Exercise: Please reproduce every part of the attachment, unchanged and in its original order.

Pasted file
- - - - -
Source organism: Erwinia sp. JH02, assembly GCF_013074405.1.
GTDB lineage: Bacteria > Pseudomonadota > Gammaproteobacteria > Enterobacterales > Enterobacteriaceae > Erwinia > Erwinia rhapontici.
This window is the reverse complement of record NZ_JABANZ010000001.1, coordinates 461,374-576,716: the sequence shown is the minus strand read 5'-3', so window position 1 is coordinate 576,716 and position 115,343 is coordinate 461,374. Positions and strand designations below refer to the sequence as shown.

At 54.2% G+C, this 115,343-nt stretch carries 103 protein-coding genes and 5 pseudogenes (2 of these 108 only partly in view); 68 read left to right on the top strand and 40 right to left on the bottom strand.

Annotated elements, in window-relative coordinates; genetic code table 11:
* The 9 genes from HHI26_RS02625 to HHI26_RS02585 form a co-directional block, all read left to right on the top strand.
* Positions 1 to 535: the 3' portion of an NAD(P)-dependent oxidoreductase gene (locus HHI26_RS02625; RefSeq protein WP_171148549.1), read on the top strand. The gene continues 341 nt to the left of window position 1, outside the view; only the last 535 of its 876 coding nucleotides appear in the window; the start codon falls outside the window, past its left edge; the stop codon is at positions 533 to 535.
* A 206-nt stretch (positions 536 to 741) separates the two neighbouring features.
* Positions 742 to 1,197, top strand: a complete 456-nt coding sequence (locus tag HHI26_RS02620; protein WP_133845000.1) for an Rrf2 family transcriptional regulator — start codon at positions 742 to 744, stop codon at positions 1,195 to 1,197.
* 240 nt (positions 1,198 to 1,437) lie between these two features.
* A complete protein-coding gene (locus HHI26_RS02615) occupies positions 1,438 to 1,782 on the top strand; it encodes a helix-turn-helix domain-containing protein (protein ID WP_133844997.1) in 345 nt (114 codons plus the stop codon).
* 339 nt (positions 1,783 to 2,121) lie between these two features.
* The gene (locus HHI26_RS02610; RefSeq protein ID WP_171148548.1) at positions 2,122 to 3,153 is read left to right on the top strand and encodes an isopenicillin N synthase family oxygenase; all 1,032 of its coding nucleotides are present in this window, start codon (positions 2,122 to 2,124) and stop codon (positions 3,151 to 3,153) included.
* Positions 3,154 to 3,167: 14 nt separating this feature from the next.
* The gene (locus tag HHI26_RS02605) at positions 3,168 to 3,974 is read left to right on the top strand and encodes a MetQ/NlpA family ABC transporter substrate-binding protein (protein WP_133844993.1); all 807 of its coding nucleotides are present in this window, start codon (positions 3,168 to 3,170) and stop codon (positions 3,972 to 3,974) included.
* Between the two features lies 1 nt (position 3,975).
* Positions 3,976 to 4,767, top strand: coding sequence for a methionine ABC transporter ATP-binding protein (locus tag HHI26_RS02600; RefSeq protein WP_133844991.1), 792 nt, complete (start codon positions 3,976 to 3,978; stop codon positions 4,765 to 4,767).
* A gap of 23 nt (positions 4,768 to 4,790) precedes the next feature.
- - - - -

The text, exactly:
Source organism: Erwinia sp. JH02, assembly GCF_013074405.1.
GTDB lineage: Bacteria > Pseudomonadota > Gammaproteobacteria > Enterobacterales > Enterobacteriaceae > Erwinia > Erwinia rhapontici.
This window is the reverse complement of record NZ_JABANZ010000001.1, coordinates 461,374-576,716: the sequence shown is the minus strand read 5'-3', so window position 1 is coordinate 576,716 and position 115,343 is coordinate 461,374. Positions and strand designations below refer to the sequence as shown.

At 54.2% G+C, this 115,343-nt stretch carries 103 protein-coding genes and 5 pseudogenes (2 of these 108 only partly in view); 68 read left to right on the top strand and 40 right to left on the bottom strand.

Annotated elements, in window-relative coordinates; genetic code table 11:
* The 9 genes from HHI26_RS02625 to HHI26_RS02585 form a co-directional block, all read left to right on the top strand.
* Positions 1 to 535: the 3' portion of an NAD(P)-dependent oxidoreductase gene (locus HHI26_RS02625; RefSeq protein WP_171148549.1), read on the top strand. The gene continues 341 nt to the left of window position 1, outside the view; only the last 535 of its 876 coding nucleotides appear in the window; the start codon falls outside the window, past its left edge; the stop codon is at positions 533 to 535.
* A 206-nt stretch (positions 536 to 741) separates the two neighbouring features.
* Positions 742 to 1,197, top strand: a complete 456-nt coding sequence (locus tag HHI26_RS02620; protein WP_133845000.1) for an Rrf2 family transcriptional regulator — start codon at positions 742 to 744, stop codon at positions 1,195 to 1,197.
* 240 nt (positions 1,198 to 1,437) lie between these two features.
* A complete protein-coding gene (locus HHI26_RS02615) occupies positions 1,438 to 1,782 on the top strand; it encodes a helix-turn-helix domain-containing protein (protein ID WP_133844997.1) in 345 nt (114 codons plus the stop codon).
* 339 nt (positions 1,783 to 2,121) lie between these two features.
* The gene (locus HHI26_RS02610; RefSeq protein ID WP_171148548.1) at positions 2,122 to 3,153 is read left to right on the top strand and encodes an isopenicillin N synthase family oxygenase; all 1,032 of its coding nucleotides are present in this window, start codon (positions 2,122 to 2,124) and stop codon (positions 3,151 to 3,153) included.
* Positions 3,154 to 3,167: 14 nt separating this feature from the next.
* The gene (locus tag HHI26_RS02605) at positions 3,168 to 3,974 is read left to right on the top strand and encodes a MetQ/NlpA family ABC transporter substrate-binding protein (protein WP_133844993.1); all 807 of its coding nucleotides are present in this window, start codon (positions 3,168 to 3,170) and stop codon (positions 3,972 to 3,974) included.
* Between the two features lies 1 nt (position 3,975).
* Positions 3,976 to 4,767, top strand: coding sequence for a methionine ABC transporter ATP-binding protein (locus tag HHI26_RS02600; RefSeq protein WP_133844991.1), 792 nt, complete (start codon positions 3,976 to 3,978; stop codon positions 4,765 to 4,767).
* A gap of 23 nt (positions 4,768 to 4,790) precedes the next feature.